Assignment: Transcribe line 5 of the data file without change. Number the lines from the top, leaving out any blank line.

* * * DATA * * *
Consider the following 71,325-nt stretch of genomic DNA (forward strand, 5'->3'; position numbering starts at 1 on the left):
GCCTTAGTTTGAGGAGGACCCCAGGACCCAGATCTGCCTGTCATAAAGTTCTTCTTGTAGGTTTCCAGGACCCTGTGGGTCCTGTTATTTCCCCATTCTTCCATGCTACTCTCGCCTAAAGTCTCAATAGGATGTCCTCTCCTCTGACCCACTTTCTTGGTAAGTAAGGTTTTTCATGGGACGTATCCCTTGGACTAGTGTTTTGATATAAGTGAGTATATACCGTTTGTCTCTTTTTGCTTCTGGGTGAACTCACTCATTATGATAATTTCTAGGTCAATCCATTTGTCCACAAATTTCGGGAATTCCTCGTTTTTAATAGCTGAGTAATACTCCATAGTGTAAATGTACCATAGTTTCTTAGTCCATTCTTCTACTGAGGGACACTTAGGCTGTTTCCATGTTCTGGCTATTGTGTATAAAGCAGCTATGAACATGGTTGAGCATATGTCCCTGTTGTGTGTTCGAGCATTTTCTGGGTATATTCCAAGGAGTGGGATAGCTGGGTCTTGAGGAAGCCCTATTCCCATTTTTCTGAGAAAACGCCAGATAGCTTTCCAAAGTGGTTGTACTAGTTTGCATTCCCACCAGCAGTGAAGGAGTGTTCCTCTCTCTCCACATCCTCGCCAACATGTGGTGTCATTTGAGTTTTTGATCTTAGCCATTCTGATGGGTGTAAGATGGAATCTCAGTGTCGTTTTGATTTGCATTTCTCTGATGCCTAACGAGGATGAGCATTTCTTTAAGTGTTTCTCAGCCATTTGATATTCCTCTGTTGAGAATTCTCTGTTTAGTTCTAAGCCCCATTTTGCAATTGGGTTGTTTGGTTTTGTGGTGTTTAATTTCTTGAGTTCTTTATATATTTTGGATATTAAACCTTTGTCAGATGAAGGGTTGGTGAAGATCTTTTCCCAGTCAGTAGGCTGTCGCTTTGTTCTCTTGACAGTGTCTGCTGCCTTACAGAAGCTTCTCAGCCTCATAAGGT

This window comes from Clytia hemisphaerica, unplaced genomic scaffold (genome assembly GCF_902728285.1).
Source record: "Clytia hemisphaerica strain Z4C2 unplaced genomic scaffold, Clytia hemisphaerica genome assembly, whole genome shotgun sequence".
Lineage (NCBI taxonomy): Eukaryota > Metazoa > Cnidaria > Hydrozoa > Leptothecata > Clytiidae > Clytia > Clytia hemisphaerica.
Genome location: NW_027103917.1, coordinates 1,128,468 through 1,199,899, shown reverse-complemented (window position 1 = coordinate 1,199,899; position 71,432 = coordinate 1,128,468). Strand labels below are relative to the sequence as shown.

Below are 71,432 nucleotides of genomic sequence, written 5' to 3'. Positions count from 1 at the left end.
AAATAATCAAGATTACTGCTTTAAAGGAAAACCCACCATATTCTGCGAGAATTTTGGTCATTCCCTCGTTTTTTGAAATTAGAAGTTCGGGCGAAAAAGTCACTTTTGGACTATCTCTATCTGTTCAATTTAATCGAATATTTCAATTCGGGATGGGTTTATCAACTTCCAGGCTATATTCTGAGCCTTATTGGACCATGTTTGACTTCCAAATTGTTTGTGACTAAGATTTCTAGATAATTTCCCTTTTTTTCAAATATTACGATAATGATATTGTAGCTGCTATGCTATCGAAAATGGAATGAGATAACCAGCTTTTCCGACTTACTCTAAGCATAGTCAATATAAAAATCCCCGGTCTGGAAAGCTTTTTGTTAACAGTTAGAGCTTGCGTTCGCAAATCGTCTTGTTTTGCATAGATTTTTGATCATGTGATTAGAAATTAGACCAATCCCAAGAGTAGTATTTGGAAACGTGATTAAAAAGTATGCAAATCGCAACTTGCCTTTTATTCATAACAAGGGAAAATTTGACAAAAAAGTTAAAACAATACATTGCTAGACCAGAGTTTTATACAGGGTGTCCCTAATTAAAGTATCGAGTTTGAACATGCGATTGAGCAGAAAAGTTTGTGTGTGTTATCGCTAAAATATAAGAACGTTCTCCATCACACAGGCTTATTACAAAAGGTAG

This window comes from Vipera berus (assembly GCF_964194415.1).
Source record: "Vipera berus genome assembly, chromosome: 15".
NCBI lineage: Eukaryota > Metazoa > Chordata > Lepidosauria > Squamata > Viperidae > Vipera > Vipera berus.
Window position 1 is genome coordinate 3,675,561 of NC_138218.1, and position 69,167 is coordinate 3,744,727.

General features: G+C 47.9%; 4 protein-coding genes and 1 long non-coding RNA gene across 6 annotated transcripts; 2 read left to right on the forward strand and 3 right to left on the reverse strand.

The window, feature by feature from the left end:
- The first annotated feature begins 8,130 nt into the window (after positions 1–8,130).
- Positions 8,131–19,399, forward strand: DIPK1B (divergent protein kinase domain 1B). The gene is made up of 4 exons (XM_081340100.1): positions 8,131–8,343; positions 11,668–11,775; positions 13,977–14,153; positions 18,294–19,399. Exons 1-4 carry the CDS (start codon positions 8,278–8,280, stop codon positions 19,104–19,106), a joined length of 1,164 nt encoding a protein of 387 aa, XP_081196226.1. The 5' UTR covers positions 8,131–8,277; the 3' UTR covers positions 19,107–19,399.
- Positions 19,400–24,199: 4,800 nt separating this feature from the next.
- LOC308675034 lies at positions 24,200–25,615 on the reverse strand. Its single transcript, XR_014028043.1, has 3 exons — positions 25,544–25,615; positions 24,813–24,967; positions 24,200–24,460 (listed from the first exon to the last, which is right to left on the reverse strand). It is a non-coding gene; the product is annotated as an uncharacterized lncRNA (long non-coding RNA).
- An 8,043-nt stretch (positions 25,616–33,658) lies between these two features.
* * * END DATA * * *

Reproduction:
Lineage (NCBI taxonomy): Eukaryota > Metazoa > Cnidaria > Hydrozoa > Leptothecata > Clytiidae > Clytia > Clytia hemisphaerica.